Tuesday, September 4, 2012

The Beautician

by Frank Beresheim

Ever since I can remember, I have always wanted to cut hair.  As a child I would make stick figure drawings, all with different hair styles, signing my name Iris, in all capital letters.  I always knew when someone got their haircut, and would always comment on how nice it was, and followed it with “did you ever notice how good you feel after getting your haircut?”  I liked to see the big smiles people would make when I told them.  I used to love to see the glamour pictures in the newspaper for all the star’s latest hairstyles.  I would cut the hair on my dolls, but the only thing was it didn’t grow back.  I had a very unusual childhood because of my obsession.

Aside from cutting the hair on my dolls, I would cut the hair on the family dog, Noodle, a really shaggy dog.  I managed to get him to sit still long enough so that I could cut his hair and style it.  It took a whole bag of his snacks, but I think in the end it was worth it.  I did the hair on his body very evenly, and on his head, he had a man’s haircut with the part on the side.  When Mom and Dad saw him, they both had a big smile, and commented on what a good job I had done.  They gave me the fee they would pay the dog groomer, and I was smiling like they were.   Hair started to affect my school life too.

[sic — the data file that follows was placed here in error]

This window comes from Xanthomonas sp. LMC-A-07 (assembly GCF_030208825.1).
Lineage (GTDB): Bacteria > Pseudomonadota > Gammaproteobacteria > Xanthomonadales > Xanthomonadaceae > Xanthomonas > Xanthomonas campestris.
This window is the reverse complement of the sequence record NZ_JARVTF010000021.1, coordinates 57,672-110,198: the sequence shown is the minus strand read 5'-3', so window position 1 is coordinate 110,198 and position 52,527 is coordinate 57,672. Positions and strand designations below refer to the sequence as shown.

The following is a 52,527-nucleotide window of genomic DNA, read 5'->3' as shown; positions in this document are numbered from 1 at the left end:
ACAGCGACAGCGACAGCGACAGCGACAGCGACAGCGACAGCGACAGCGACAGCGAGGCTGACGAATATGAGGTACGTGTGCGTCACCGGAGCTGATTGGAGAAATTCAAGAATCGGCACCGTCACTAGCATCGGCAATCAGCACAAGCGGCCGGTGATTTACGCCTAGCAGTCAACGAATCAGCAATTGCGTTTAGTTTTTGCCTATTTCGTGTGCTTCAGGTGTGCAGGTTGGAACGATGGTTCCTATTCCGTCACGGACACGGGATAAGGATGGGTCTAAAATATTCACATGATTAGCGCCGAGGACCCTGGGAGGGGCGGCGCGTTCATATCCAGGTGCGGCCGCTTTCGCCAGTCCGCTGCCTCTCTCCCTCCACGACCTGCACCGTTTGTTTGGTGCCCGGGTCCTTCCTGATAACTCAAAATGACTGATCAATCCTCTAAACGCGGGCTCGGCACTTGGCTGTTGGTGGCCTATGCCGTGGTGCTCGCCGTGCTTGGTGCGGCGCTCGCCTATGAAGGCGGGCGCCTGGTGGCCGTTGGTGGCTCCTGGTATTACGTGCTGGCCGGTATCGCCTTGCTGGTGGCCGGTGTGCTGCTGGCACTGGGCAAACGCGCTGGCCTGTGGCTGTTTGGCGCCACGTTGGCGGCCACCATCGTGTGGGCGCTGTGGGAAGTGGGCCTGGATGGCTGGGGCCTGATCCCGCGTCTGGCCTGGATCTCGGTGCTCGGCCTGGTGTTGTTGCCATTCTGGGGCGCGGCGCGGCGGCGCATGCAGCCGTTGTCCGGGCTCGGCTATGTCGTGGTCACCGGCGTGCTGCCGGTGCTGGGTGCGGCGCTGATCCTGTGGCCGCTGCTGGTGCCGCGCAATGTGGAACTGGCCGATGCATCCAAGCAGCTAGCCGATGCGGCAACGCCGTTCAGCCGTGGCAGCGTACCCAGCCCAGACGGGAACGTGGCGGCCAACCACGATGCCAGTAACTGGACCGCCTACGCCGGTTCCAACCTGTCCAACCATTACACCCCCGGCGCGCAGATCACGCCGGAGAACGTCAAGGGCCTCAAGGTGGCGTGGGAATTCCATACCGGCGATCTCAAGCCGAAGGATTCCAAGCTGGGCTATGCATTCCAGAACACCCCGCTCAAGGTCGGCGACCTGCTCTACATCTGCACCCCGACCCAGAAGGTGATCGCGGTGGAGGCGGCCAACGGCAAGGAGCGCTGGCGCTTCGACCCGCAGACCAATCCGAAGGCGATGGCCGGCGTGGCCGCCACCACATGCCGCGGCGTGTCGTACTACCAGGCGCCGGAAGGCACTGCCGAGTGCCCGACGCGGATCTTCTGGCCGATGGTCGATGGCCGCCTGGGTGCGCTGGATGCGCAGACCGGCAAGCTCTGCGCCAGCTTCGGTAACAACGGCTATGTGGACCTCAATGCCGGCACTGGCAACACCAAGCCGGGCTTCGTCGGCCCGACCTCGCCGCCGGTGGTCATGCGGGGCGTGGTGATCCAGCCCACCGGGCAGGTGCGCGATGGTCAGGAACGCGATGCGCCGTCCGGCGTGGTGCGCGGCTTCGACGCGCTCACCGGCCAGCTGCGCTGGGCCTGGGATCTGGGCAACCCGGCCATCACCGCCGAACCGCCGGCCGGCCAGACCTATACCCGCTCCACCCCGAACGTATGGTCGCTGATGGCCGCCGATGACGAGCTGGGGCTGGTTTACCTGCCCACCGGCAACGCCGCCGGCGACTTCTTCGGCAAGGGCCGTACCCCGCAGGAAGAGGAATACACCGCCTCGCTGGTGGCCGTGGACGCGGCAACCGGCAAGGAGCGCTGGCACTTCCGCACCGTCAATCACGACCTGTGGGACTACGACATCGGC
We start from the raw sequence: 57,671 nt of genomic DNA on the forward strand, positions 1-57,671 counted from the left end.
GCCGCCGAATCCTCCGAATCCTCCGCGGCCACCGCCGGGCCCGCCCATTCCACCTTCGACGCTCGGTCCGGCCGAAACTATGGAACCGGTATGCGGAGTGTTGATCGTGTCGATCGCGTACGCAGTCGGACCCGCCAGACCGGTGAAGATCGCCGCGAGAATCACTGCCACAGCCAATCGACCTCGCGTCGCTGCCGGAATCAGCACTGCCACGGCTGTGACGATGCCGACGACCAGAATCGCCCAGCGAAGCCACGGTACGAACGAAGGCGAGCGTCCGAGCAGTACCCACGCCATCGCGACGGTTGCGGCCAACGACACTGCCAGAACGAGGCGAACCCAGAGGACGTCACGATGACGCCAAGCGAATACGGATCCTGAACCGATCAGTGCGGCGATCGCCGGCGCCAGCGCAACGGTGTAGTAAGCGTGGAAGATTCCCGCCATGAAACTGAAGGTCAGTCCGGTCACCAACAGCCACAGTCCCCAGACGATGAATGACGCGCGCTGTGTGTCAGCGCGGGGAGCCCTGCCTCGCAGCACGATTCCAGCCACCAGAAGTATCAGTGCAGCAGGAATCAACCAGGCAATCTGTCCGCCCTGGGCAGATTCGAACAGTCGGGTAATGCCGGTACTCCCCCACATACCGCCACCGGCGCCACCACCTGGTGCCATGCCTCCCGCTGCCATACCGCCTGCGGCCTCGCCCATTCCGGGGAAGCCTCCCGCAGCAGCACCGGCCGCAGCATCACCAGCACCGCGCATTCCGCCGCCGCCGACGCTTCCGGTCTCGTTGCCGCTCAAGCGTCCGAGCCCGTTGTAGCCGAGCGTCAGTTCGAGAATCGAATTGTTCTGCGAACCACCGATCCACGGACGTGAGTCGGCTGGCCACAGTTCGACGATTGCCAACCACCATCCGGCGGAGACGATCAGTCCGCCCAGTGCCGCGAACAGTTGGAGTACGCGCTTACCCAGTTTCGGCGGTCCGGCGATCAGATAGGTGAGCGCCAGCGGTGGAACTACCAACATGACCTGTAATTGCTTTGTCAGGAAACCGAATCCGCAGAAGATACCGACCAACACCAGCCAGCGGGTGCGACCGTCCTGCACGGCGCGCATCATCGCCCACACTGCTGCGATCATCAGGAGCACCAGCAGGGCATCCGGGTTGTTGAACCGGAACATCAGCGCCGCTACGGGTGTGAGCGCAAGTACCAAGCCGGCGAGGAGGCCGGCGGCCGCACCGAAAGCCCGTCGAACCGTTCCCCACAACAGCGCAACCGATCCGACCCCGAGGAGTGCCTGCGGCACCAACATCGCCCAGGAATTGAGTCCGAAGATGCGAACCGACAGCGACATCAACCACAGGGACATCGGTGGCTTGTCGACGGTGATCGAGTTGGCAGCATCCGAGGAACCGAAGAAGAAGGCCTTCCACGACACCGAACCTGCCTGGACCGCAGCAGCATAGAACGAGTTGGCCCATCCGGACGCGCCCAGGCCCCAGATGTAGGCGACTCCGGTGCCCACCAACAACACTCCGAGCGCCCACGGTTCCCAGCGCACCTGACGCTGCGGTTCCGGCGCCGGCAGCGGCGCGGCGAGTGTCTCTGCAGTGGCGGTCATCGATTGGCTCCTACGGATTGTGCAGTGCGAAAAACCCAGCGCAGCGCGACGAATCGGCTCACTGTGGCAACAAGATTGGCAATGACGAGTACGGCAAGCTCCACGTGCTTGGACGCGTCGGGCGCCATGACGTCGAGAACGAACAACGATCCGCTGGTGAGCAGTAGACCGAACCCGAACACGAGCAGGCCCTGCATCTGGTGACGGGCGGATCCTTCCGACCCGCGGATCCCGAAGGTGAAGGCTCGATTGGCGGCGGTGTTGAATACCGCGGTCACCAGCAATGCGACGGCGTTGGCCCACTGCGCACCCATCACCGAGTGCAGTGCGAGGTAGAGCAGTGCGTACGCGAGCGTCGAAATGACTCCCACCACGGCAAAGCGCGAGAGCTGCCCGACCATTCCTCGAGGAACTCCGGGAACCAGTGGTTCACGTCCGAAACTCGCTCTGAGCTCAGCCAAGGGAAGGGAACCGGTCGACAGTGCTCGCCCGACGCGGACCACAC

All the girls in my class started to hang out with me because I would comb their hair differently, making them prettier.  My parents forbade me from cutting any of their hair so there would be no problems with other parents.  I was allowed to do nails, and I would do all the top nail styles, as well as putting extensions on their nails.  Some of their mothers started asking if I could do their nails too.  Big trouble was waiting for me in High School. Her name was Dana, but everyone called her Cruncher, she had short hair, and was a tall as well as wide girl, wasn’t fat.  She always dressed in jeans and button down shirts.  I thought she was a boy, because of her size and the way she dressed.  I knew the school was co-ed, but I didn’t think they allowed boys into the girls room, and when she walked into the girls room, I promptly told her this is the girls’ room, and she said “You bone head, I am a girl!”  I soon learned why they called her Cruncher, a boy was picking on her, and she grabbed him squeezing him so tight, she broke his ribs.  When I called her a boy, it opened a can of worms for me with her that I thought would never end.

Continued HERE

copyright by Frank Beresheim

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